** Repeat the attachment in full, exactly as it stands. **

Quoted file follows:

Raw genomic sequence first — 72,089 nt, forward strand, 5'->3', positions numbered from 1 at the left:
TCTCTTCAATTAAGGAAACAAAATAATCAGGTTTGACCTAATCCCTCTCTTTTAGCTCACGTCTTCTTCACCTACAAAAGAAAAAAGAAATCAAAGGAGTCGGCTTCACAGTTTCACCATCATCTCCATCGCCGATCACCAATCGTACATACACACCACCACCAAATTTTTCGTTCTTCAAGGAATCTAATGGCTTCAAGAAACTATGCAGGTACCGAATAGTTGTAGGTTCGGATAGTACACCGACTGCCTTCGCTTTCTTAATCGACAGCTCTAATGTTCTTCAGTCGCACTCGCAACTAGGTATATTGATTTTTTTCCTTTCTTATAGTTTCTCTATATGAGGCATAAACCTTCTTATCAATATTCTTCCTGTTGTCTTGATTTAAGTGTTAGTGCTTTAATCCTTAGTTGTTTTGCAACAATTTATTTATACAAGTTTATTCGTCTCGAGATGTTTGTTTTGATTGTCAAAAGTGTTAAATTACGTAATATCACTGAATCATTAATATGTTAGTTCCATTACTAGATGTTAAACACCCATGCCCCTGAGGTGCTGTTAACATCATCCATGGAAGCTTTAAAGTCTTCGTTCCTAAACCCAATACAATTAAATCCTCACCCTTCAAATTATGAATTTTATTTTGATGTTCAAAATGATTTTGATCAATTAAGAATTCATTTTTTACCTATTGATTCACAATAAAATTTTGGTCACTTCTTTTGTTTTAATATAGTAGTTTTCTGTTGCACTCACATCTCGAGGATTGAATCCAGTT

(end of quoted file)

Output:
Raw genomic sequence first — 72,089 nt, forward strand, 5'->3', positions numbered from 1 at the left:
TCTCTTCAATTAAGGAAACAAAATAATCAGGTTTGACCTAATCCCTCTCTTTTAGCTCACGTCTTCTTCACCTACAAAAGAAAAAAGAAATCAAAGGAGTCGGCTTCACAGTTTCACCATCATCTCCATCGCCGATCACCAATCGTACATACACACCACCACCAAATTTTTCGTTCTTCAAGGAATCTAATGGCTTCAAGAAACTATGCAGGTACCGAATAGTTGTAGGTTCGGATAGTACACCGACTGCCTTCGCTTTCTTAATCGACAGCTCTAATGTTCTTCAGTCGCACTCGCAACTAGGTATATTGATTTTTTTCCTTTCTTATAGTTTCTCTATATGAGGCATAAACCTTCTTATCAATATTCTTCCTGTTGTCTTGATTTAAGTGTTAGTGCTTTAATCCTTAGTTGTTTTGCAACAATTTATTTATACAAGTTTATTCGTCTCGAGATGTTTGTTTTGATTGTCAAAAGTGTTAAATTACGTAATATCACTGAATCATTAATATGTTAGTTCCATTACTAGATGTTAAACACCCATGCCCCTGAGGTGCTGTTAACATCATCCATGGAAGCTTTAAAGTCTTCGTTCCTAAACCCAATACAATTAAATCCTCACCCTTCAAATTATGAATTTTATTTTGATGTTCAAAATGATTTTGATCAATTAAGAATTCATTTTTTACCTATTGATTCACAATAAAATTTTGGTCACTTCTTTTGTTTTAATATAGTAGTTTTCTGTTGCACTCACATCTCGAGGATTGAATCCAGTT